But wasn't it the primary responsibility of these two cardinals to carry out an in-depth examination of Williamson's personal profile, and of the three other bishops? The fact that they did not do so seems inexcusable. Such an examination wasn't even difficult. Williamson has never concealed his distaste for Judaism. He has publicly defended the authenticity of the "Protocols of the Elders of Zion." In 1989, in Canada, he risked being taken to court for praising the books written by Holocaust denier Ernst Zundel. After September 11, 2001, he supported conspiracy theories to explain the collapse of the Twin Towers. Just a click on Google would have turned up all of this background material.

Another serious lapse concerned the pontifical council for the promotion of Christian unity. Reversing the schism with the Lefebvrists is logically part of its competencies, which also include relations between the Church and Judaism. But the cardinal who heads the council, Walter Kasper, says that he was kept out of the deliberations: this is all the more surprising in that the issuing of the decree lifting the excommunication took place during the annual week of prayer for Christian unity, and a few days before International Holocaust Remembrance Day.

Church politics at its best. I wonder if Cardinal Kasper who is known in many circles for being somewhat progressive in his thought was shut out of these conversations simply because of his purported liberalism? A clear case of people not checking with those in the know.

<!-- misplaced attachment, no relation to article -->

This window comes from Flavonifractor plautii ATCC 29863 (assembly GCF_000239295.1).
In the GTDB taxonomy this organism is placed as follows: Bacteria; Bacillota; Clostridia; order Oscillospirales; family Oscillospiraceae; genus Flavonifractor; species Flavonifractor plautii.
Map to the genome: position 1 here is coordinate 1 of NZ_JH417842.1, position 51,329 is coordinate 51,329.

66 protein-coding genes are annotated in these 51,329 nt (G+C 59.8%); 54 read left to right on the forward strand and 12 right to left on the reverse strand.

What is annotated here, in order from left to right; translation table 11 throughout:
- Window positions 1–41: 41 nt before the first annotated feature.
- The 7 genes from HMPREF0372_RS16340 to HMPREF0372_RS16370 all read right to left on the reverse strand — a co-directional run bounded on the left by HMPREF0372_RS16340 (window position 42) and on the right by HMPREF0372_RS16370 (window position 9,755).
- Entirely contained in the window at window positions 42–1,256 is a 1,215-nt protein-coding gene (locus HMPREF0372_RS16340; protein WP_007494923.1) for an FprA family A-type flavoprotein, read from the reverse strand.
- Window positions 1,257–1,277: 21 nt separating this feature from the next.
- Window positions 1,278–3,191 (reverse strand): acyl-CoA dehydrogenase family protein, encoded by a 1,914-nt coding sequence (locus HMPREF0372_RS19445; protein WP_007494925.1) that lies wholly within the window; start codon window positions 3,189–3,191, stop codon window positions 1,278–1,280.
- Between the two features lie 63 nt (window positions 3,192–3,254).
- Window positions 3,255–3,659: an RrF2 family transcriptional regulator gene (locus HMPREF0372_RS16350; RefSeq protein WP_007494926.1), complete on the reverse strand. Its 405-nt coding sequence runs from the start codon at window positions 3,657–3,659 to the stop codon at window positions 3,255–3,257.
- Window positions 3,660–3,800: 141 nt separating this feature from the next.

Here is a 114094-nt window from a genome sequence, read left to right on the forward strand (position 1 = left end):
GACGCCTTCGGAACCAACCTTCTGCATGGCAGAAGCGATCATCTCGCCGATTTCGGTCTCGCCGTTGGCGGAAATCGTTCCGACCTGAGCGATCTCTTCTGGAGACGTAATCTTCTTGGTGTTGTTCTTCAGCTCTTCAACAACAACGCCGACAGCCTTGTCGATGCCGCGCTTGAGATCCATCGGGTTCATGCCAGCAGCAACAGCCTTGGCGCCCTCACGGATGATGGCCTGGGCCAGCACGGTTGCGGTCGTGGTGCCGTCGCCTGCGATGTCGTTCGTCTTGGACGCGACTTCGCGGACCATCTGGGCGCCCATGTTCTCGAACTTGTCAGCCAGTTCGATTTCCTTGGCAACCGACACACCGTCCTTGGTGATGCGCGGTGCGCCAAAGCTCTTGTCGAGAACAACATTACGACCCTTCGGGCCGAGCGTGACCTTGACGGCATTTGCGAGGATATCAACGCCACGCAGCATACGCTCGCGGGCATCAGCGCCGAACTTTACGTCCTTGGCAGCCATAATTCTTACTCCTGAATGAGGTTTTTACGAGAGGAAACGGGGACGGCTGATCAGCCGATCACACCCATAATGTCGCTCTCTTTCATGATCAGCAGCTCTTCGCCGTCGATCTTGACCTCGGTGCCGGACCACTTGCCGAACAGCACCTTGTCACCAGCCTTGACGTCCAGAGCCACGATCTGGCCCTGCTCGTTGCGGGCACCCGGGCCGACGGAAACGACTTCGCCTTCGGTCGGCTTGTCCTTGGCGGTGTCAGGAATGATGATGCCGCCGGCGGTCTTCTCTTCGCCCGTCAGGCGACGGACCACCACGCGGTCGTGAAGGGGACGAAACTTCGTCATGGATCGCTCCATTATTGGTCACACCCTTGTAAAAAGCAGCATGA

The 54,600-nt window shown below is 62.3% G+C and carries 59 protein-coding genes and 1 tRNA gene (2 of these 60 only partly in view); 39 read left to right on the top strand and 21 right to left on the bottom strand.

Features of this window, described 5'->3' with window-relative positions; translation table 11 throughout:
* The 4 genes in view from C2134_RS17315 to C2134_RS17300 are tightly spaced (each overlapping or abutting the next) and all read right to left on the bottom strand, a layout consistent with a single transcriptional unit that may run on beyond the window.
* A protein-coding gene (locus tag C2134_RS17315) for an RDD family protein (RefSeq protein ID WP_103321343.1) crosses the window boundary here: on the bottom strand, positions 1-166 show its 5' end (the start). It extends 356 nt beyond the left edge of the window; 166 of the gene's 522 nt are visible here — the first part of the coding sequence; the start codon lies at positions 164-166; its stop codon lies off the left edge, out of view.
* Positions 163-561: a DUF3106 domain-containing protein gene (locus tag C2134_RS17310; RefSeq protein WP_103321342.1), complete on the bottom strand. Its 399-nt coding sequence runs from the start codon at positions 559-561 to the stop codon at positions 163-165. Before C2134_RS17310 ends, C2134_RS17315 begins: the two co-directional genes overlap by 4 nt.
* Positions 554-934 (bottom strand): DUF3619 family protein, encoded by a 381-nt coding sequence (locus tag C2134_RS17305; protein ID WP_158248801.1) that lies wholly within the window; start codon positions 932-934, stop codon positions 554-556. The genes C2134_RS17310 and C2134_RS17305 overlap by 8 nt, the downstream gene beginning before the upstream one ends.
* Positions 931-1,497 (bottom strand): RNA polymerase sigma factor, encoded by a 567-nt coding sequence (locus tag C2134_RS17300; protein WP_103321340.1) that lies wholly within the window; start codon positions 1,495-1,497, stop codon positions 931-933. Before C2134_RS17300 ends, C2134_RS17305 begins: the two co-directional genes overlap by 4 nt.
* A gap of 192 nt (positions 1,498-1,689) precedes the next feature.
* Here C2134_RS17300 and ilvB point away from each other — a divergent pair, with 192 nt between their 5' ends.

I also wonder how long it's been since either of the Cardinals have touched a keyboard, much less done a google search. They should both hold their staff's feet to the fires for this one. And yet, I wonder if the Cardinal's staff people even had any inkling of this. It seems to me that the two Cardinals "rubber stamped" this along without much consideration. The prevailing wisdom seems to be one of arrogance.

Vatican bureaucrats think only in terms of what the main purpose of events like this are. In this case, it was the start of healing a schism. So if the Pope wants to start that process the Cardinals look at this as something minor--after all, it is just the start of these talks, primarily in theory designed to separate the wheat from the chaff anyway. Or in this case the nutters from those who just value the Latin mass.

But only geeks like me and Vaticanistas like Sandro or Rocco would know that. Joe Catholic has no idea and neither does the mainstream media. A huge learning session needed to go along with this action--and I suppose the Pope will end up taking his lumps for this but it's really the fault of anybody else who knew about the start of this process and didn't act to advise the pope.

And now he's left to take most of the heat in this regard.

Being the Pope is lonely. Even when good intentioned in Peoria, you might make Catholics in Zimbabwe angry. When something makes sense to Chinese Catholics, it might seem repressive or scary to U.S. Catholics.

Moral of the story: Always have good PR people posted at all four corners of every room you're in.

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RIP Michael Dubriel

Please keep Amy Welborn in your prayers. Her husband and Catholic author Michael Dubriel collapsed this morning at the gym and died needless to say quite suddenly.

Our Sunday Visitor adds more about Michael: